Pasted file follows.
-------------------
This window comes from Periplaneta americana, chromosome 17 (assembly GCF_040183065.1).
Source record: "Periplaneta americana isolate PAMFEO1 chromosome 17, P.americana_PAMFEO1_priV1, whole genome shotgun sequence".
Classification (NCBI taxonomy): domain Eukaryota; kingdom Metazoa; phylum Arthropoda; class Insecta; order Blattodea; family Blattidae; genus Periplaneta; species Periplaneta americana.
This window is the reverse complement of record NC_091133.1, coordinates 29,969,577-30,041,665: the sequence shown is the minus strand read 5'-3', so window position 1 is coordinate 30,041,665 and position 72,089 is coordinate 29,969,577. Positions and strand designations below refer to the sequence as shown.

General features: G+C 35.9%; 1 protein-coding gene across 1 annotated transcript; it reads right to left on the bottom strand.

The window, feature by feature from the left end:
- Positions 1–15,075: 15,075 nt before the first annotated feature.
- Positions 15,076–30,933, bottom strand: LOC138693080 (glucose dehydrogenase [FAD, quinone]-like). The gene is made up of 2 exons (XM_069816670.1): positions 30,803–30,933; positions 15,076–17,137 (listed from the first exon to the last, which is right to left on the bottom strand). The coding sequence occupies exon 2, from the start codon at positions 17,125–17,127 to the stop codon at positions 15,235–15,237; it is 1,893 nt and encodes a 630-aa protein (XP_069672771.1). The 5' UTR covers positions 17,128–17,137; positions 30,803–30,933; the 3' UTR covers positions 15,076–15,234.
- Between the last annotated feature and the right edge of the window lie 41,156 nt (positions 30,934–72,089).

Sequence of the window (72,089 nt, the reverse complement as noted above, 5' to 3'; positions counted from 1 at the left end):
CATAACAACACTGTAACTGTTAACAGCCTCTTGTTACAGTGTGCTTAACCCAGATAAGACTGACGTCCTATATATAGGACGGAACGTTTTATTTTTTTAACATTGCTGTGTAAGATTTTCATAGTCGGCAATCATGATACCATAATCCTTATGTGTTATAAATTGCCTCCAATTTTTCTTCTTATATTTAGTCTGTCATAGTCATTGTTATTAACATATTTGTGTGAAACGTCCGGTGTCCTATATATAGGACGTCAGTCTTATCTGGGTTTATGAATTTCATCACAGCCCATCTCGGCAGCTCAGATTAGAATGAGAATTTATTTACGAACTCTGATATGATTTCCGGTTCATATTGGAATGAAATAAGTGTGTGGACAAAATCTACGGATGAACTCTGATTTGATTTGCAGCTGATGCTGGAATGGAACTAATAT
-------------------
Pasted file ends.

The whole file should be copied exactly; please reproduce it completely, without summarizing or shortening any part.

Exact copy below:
This window comes from Periplaneta americana, chromosome 17 (assembly GCF_040183065.1).
Source record: "Periplaneta americana isolate PAMFEO1 chromosome 17, P.americana_PAMFEO1_priV1, whole genome shotgun sequence".
Classification (NCBI taxonomy): domain Eukaryota; kingdom Metazoa; phylum Arthropoda; class Insecta; order Blattodea; family Blattidae; genus Periplaneta; species Periplaneta americana.
This window is the reverse complement of record NC_091133.1, coordinates 29,969,577-30,041,665: the sequence shown is the minus strand read 5'-3', so window position 1 is coordinate 30,041,665 and position 72,089 is coordinate 29,969,577. Positions and strand designations below refer to the sequence as shown.

General features: G+C 35.9%; 1 protein-coding gene across 1 annotated transcript; it reads right to left on the bottom strand.

The window, feature by feature from the left end:
- Positions 1–15,075: 15,075 nt before the first annotated feature.
- Positions 15,076–30,933, bottom strand: LOC138693080 (glucose dehydrogenase [FAD, quinone]-like). The gene is made up of 2 exons (XM_069816670.1): positions 30,803–30,933; positions 15,076–17,137 (listed from the first exon to the last, which is right to left on the bottom strand). The coding sequence occupies exon 2, from the start codon at positions 17,125–17,127 to the stop codon at positions 15,235–15,237; it is 1,893 nt and encodes a 630-aa protein (XP_069672771.1). The 5' UTR covers positions 17,128–17,137; positions 30,803–30,933; the 3' UTR covers positions 15,076–15,234.
- Between the last annotated feature and the right edge of the window lie 41,156 nt (positions 30,934–72,089).

Sequence of the window (72,089 nt, the reverse complement as noted above, 5' to 3'; positions counted from 1 at the left end):
CATAACAACACTGTAACTGTTAACAGCCTCTTGTTACAGTGTGCTTAACCCAGATAAGACTGACGTCCTATATATAGGACGGAACGTTTTATTTTTTTAACATTGCTGTGTAAGATTTTCATAGTCGGCAATCATGATACCATAATCCTTATGTGTTATAAATTGCCTCCAATTTTTCTTCTTATATTTAGTCTGTCATAGTCATTGTTATTAACATATTTGTGTGAAACGTCCGGTGTCCTATATATAGGACGTCAGTCTTATCTGGGTTTATGAATTTCATCACAGCCCATCTCGGCAGCTCAGATTAGAATGAGAATTTATTTACGAACTCTGATATGATTTCCGGTTCATATTGGAATGAAATAAGTGTGTGGACAAAATCTACGGATGAACTCTGATTTGATTTGCAGCTGATGCTGGAATGGAACTAATAT